Toxic Masculinity

Toxic masculinity has become an everyday thing in our society, but is it really okay?

Brynne Liedtke, Reporter

*There were three girls that would prefer to stay anonymous in this story.

When we experience something so often we begin to go blind to it. It starts to become normal, going through our day expecting nothing but what we have been accustomed to. Toxic masculinity has become so deep-rooted in our society that we don’t even notice it anymore. 

Toxic masculinity is the cultural pressure for men to behave in a certain way. Toxic masculinity refers to the notion that some people’s idea of “manliness” perpetuates domination, homophobia, and aggression ( Society constantly thinks of men and tells them that they are supposed to be strong. It has become a larger issue now in the 21st century as boys have started to grow up with social media and now feel even more pressure to meet these expectations. As these boys grow up their Paleomammalian Cortex starts to develop telling their limbic brain that this is the way that they should act but how much is too much when it comes to society’s view? (Keck Medicine)

The more that this becomes the norm within men our age the more effect it has on the other gender as well. Aggressive remarks and being in the presence of a toxic man for a while can cause permanent damage to someone’s mental and physical health. The degrading remarks that can be produced can lower energy levels and raise people’s insecurities(Amy Morin, Verywell Mind). Going through the day constantly being put down by men or over talked by them can be exhausting and can cause damage to both people through the abuse.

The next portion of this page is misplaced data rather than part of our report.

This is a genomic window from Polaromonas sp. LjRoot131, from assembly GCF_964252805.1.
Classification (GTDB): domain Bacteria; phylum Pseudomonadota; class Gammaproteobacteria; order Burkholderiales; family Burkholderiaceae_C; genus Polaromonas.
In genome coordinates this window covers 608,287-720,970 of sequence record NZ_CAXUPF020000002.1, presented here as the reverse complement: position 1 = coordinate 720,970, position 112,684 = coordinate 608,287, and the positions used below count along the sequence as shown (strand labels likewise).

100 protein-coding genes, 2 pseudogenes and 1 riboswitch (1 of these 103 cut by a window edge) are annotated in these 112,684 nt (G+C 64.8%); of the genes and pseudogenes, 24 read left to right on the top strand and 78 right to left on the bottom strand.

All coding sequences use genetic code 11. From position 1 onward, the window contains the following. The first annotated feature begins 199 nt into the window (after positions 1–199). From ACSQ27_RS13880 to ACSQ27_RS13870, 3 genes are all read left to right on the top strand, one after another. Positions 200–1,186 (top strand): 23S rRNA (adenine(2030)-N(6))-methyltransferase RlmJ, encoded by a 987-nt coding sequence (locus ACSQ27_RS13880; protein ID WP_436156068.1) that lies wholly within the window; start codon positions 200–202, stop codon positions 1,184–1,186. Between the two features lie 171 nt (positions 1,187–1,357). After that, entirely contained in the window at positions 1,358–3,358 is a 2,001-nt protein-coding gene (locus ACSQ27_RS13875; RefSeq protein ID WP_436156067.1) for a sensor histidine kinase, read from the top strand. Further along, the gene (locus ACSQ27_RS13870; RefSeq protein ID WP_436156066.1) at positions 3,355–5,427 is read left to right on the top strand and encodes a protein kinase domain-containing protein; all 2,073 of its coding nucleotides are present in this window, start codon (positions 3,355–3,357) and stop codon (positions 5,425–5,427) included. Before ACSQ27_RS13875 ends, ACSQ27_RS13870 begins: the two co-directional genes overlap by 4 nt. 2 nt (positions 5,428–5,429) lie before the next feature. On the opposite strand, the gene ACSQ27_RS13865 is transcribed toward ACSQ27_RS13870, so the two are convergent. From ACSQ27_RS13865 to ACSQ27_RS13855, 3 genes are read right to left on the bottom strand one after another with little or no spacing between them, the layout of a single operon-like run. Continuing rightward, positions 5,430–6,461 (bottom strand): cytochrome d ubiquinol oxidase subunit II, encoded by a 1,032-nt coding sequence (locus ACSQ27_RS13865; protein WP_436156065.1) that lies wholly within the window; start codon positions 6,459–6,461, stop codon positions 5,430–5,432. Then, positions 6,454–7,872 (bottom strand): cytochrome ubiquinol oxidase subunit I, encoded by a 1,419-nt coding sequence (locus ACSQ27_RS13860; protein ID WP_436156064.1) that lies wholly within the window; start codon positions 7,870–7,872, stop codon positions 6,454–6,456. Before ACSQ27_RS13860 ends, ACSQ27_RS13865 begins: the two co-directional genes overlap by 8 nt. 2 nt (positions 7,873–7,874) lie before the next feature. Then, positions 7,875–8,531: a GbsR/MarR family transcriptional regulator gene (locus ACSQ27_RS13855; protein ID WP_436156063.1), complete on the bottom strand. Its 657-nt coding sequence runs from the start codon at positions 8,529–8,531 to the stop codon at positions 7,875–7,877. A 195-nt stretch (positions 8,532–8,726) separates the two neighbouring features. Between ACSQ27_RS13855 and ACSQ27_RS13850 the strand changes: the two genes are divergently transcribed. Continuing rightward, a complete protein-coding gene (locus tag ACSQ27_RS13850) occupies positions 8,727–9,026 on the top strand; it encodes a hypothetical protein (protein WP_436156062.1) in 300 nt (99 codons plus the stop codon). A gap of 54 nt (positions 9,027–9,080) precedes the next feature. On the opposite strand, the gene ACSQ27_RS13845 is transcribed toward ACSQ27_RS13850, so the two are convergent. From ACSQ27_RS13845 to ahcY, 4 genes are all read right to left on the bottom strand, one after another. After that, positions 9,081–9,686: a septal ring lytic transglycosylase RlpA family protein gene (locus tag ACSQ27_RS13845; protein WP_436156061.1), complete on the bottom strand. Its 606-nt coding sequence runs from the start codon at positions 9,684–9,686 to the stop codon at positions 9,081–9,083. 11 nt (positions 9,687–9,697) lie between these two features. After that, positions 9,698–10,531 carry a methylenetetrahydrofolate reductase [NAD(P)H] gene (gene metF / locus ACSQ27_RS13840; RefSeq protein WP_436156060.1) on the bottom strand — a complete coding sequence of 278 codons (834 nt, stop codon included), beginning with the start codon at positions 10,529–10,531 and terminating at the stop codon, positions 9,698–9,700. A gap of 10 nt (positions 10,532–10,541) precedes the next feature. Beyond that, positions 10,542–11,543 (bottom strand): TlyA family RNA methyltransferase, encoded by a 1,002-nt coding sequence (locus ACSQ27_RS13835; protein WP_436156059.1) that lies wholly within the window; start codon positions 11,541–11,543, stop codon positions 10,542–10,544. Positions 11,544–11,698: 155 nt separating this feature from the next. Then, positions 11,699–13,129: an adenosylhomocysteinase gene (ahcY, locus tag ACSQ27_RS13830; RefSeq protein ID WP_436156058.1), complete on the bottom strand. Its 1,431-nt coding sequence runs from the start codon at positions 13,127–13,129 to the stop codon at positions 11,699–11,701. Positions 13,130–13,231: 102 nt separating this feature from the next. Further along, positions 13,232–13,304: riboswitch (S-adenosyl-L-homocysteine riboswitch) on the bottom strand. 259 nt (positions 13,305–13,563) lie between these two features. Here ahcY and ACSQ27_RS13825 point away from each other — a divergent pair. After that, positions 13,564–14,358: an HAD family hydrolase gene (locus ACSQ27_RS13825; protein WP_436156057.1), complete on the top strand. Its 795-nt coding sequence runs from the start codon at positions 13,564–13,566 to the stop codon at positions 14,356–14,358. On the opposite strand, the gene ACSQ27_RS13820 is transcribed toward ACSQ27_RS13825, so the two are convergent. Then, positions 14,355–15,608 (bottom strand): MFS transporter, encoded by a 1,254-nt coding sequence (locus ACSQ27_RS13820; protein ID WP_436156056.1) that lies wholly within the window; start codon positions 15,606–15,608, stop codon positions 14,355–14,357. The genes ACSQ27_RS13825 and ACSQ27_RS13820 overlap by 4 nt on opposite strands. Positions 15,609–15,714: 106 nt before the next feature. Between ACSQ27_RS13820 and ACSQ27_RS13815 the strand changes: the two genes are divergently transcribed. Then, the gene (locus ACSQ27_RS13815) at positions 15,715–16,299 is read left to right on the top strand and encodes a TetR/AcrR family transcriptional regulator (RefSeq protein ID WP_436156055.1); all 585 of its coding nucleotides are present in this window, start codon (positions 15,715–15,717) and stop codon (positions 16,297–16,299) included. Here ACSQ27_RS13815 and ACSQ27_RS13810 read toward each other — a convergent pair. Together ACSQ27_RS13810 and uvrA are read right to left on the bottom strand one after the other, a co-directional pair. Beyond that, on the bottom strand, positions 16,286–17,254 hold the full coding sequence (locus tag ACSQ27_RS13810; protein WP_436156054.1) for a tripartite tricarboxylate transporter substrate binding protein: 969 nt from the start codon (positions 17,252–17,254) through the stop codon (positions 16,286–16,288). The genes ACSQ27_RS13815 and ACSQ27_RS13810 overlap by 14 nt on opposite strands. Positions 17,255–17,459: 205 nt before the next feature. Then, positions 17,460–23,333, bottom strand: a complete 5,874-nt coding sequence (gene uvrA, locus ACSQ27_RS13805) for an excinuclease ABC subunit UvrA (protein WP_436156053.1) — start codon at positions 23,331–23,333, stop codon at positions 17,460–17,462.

“I never thought that what someone else said about me would ever affect me, but the more that I stare at myself in the mirror I start to see all these things that boys have said about me,” a sophomore girl said. 

Many believe that toxic masculinity isn’t a thing or it doesn’t happen within our age group, but that is quite the opposite both females and males have dealt with the pain that stems from toxic masculinity. 

“It makes me feel worse about myself when a guy just shuts me down on something just because I’m a girl,” a freshman girl said. 

While sophomore Andrew Emerson has provided his own perspective on how toxic masculinity has affected society as a whole.

 “There isn’t a problem, it’s just guys being guys. It’s a good thing for everyone to deal with. They have to learn that the world isn’t kind sometimes,” Emerson said.

 Another person related their experience with it when they were involved in a toxic relationship. 

“I never felt like I was good enough for them. They constantly told me what I was doing wrong and how I should dress,” a junior female said. 

While everyone continues to deal with toxic masculinity it has changed the way that people get into relationships now. 

“It’s something that I always have to be aware of and something I need to watch for,” Ainslee Bolejack, freshman, said.

After seeing the effect that it has within our generation many people have moved to try and fix the growing problem. 

“The main thing that we can do is work to allow men to express their feelings through adolescence otherwise it will lead to a toxic mentality as they grow up,” Amy Morin, licensed clinical social worker, said. 

Others believe that both parties need to take a step back and work together to create a healthier society together. 

“If a girl wants to talk about toxic masculinity they need to search within their own souls, they have a heck of a lot more issues than guys do,” Emerson said. 

While both parties can be blamed for how our society has become it will take work from both sides to create a healthy relationship between them. 

“Toxic men are the reason I’m gay,” the junior female said.